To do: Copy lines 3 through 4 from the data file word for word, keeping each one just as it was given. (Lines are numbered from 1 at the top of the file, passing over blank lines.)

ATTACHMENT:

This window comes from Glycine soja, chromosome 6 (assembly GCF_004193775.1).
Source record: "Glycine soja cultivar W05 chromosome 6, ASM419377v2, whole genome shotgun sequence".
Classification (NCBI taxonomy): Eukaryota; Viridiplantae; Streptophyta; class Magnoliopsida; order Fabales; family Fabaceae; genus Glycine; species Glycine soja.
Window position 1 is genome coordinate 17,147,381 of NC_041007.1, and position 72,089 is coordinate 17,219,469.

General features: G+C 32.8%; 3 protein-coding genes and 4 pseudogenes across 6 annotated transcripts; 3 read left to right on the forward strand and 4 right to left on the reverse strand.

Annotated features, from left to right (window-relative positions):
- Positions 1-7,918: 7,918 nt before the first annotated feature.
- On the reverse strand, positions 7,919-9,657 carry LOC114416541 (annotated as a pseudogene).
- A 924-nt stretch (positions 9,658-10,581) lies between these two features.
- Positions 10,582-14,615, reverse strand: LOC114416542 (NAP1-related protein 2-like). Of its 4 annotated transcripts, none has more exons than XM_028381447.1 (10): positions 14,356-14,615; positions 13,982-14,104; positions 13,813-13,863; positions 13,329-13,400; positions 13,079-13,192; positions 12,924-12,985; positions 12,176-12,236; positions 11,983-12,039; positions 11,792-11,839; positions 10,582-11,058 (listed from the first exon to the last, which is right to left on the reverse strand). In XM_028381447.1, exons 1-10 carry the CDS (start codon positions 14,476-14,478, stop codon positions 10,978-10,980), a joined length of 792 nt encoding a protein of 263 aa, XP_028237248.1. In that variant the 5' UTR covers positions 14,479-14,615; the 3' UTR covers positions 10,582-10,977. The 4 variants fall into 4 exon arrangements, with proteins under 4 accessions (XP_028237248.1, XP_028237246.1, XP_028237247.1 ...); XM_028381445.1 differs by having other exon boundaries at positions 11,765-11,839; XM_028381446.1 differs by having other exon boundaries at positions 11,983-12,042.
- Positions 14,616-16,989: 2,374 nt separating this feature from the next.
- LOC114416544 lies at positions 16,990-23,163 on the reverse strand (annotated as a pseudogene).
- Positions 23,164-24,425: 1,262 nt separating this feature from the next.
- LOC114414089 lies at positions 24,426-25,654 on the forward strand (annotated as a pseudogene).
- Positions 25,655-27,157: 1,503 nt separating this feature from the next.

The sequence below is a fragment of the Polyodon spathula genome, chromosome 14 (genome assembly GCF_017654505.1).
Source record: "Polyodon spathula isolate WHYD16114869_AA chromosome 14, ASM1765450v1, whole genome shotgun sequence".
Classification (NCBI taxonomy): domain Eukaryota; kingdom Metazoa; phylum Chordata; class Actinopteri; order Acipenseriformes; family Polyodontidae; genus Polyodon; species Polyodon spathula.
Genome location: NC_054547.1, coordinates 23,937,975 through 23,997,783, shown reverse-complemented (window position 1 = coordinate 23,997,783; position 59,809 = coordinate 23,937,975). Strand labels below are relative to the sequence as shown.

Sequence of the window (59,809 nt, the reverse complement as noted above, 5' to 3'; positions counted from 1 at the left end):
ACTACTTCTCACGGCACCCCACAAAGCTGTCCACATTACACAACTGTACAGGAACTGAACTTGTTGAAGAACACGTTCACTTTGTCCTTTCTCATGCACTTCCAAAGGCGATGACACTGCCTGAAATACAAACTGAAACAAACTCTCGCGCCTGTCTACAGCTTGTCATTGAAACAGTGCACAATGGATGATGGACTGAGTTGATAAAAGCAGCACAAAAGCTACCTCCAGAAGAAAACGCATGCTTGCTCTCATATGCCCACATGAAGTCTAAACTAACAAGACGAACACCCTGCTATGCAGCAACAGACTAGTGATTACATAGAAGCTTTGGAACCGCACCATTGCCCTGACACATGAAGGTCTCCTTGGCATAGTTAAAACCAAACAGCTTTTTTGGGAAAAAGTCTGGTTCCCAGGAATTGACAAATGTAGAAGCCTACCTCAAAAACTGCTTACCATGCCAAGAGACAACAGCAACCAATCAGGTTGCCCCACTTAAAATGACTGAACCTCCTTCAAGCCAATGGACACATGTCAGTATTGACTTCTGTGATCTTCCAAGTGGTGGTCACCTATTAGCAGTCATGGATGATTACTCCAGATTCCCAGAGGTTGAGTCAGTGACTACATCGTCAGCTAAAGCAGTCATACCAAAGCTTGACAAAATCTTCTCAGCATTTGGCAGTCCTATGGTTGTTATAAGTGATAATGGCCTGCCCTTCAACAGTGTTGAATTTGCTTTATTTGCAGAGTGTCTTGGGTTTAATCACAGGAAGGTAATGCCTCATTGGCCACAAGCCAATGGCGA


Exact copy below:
Classification (NCBI taxonomy): Eukaryota; Viridiplantae; Streptophyta; class Magnoliopsida; order Fabales; family Fabaceae; genus Glycine; species Glycine soja.
Window position 1 is genome coordinate 17,147,381 of NC_041007.1, and position 72,089 is coordinate 17,219,469.